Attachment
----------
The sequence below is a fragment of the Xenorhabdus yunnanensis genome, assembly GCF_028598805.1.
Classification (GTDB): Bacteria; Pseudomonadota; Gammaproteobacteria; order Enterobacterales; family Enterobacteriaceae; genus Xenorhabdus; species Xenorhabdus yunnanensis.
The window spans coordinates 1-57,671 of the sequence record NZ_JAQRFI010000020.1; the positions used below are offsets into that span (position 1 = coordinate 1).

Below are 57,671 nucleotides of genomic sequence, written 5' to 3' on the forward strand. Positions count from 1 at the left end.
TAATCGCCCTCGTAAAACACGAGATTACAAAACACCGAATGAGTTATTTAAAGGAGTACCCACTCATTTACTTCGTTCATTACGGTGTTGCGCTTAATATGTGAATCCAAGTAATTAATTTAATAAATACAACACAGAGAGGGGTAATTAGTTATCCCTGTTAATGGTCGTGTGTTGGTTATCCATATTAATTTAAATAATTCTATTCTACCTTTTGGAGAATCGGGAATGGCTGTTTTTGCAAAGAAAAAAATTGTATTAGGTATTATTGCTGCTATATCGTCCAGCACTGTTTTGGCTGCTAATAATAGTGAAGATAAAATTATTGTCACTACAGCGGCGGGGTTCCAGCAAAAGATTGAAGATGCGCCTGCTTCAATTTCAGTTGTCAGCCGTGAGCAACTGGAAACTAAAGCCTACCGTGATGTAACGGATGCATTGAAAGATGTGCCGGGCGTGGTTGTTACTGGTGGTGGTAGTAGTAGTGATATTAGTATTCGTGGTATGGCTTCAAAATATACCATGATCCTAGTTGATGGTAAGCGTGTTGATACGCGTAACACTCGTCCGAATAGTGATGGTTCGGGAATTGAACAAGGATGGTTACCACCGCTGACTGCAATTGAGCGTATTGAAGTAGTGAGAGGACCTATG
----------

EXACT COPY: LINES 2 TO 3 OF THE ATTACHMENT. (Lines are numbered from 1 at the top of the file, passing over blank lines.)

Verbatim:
Classification (GTDB): Bacteria; Pseudomonadota; Gammaproteobacteria; order Enterobacterales; family Enterobacteriaceae; genus Xenorhabdus; species Xenorhabdus yunnanensis.
The window spans coordinates 1-57,671 of the sequence record NZ_JAQRFI010000020.1; the positions used below are offsets into that span (position 1 = coordinate 1).